Anaheim Ducks captain Chris Pronger appeared to have caught the NHL’s unofficial superstars’ exemption, when it was announced by the league earlier in the week that he would not be suspended for what was clearly a skate stomp on the leg of Vancouver Canucks forward Ryan Kesler during their game Wednesday.
Not so, said the league today, and Pronger was hit with an eight-game suspension without pay.
Colin Campbell, NHL senior vice president and director of hockey operations, said in a statement: “In attempting to free himself, Pronger carelessly and recklessly brought his foot down” on Kesler, who was not injured.
The statement said that Pronger is considered a repeat offender, and he will forfeit $609,756.08 in salary, which will go to the Players’ Emergency Assistance Fund.
The apparent reversal of the decision came when the league obtained what they called an “isolation view” of the incident.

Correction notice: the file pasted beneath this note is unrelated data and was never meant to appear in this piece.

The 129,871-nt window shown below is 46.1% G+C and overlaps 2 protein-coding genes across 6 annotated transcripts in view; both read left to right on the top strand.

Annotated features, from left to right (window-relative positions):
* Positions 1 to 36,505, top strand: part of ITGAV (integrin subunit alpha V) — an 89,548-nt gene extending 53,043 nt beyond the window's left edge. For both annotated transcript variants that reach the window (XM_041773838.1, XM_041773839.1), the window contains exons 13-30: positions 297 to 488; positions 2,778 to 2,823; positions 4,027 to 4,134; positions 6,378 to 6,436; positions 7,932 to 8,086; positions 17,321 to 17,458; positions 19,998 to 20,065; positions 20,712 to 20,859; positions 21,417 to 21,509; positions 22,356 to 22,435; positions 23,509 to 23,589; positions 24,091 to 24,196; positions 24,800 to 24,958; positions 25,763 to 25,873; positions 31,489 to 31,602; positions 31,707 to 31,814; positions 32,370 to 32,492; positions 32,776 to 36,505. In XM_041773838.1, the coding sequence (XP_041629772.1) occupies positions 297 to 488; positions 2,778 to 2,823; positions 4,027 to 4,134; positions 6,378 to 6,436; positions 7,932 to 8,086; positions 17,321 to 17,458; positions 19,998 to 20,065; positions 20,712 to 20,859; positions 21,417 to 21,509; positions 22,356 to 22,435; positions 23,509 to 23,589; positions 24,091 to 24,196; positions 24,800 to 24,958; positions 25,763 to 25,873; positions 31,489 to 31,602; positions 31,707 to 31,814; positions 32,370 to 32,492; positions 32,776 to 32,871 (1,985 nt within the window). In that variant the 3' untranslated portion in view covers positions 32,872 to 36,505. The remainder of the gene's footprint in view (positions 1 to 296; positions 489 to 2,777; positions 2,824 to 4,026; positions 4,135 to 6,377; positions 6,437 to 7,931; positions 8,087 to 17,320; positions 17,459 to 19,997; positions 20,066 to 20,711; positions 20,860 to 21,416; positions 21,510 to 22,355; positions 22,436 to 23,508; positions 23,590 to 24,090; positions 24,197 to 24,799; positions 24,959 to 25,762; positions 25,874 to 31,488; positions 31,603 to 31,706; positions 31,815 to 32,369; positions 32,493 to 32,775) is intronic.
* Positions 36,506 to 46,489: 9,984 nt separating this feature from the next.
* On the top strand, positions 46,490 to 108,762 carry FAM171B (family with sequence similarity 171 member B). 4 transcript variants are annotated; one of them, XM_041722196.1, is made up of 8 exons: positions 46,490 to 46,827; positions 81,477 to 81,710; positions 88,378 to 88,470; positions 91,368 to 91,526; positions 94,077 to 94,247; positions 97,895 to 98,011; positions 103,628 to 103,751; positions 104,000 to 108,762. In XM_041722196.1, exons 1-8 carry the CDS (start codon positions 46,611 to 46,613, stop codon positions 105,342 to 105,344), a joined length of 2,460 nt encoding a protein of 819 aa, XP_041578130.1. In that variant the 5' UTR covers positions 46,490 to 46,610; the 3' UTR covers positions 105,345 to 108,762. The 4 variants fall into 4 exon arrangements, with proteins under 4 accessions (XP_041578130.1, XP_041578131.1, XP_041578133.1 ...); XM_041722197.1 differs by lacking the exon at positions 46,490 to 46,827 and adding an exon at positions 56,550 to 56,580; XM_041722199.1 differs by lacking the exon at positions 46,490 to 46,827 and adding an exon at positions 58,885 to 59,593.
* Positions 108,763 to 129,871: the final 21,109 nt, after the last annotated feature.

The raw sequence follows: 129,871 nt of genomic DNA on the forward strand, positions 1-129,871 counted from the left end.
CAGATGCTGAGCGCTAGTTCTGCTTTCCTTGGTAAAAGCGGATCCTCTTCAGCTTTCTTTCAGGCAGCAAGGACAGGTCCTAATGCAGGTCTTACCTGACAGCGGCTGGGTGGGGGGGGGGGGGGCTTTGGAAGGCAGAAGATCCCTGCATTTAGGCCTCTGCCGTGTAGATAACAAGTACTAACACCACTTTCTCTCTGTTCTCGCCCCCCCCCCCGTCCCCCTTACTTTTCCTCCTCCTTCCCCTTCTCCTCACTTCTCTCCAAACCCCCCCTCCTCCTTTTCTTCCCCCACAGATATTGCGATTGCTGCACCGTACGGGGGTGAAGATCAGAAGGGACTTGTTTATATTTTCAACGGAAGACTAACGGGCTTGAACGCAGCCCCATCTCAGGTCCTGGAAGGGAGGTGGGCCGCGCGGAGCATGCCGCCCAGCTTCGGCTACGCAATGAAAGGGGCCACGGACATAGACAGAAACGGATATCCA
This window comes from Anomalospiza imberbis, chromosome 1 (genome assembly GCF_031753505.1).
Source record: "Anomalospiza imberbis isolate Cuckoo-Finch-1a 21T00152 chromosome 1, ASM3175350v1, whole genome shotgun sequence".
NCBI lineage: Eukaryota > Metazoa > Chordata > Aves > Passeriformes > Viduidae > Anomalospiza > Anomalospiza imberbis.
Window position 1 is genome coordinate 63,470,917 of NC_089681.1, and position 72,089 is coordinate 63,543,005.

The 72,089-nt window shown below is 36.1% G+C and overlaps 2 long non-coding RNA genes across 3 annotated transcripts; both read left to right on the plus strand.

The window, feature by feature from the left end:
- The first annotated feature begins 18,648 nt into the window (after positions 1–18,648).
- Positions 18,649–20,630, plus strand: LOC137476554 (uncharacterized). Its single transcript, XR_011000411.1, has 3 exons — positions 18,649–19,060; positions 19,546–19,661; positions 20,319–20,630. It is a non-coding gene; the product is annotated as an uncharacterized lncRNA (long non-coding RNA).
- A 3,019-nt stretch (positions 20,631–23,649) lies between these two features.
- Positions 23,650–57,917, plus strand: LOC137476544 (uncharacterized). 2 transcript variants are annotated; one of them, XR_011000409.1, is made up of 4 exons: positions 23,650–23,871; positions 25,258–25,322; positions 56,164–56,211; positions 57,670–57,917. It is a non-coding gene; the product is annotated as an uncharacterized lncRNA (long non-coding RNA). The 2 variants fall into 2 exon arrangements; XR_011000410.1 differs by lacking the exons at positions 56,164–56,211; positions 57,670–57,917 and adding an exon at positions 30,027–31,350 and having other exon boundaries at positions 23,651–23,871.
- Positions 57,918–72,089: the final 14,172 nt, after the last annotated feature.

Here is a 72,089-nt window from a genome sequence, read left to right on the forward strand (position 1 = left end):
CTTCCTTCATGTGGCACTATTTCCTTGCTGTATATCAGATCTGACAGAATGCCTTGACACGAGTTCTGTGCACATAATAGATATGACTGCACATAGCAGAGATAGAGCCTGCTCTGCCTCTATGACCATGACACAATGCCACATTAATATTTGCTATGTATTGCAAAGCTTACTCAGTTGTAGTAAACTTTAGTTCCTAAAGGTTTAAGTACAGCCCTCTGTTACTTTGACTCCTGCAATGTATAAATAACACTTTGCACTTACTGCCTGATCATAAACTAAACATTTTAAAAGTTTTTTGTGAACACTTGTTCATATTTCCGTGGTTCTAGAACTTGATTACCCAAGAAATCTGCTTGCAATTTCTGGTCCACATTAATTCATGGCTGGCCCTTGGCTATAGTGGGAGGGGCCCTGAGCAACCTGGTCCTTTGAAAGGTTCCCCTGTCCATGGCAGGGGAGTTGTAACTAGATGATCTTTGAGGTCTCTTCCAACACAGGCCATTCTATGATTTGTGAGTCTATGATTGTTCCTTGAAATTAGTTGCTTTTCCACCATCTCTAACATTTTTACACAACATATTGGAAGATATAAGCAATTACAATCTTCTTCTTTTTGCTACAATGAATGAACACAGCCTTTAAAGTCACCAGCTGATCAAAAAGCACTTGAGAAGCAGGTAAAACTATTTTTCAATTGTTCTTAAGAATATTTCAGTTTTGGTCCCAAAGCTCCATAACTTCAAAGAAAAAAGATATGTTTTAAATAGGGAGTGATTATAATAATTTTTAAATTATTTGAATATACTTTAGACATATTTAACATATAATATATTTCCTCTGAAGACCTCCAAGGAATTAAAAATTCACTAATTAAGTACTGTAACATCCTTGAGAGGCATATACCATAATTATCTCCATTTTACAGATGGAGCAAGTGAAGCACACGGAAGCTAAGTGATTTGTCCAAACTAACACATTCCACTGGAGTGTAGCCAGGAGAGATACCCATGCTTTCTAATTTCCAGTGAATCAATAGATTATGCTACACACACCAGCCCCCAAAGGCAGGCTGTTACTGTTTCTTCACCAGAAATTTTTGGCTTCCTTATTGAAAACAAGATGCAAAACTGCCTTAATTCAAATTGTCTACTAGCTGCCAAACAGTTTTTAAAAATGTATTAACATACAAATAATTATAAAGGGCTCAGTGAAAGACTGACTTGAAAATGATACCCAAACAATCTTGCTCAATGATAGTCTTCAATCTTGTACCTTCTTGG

“We viewed the incident the night that it happened but we did not have the isolation view until [Thursday] night around 10 p.m.,” Mike Murphy, NHL vice president of hockey operations, told The Los Angeles Times on Friday. “Once we saw it clearly and up close, our antennas went up.”
The NHL has been digging its own grave forever, especially in the terms of how it polices violence in its games. That is to say, not as well as when players were enforcing the rules themselves and not counting on Big Brother to suspend would-be offenders from on high. Unlike today, players in the 1970s and 1980s respected one another’s reputations, as well as their fists.
People ignorant of the game have argued that fighting was what turned the casual fan away from the NHL, but by replacing that element with cheap-shot artistry and favoritism, the league and its current fanbase are worse off than ever.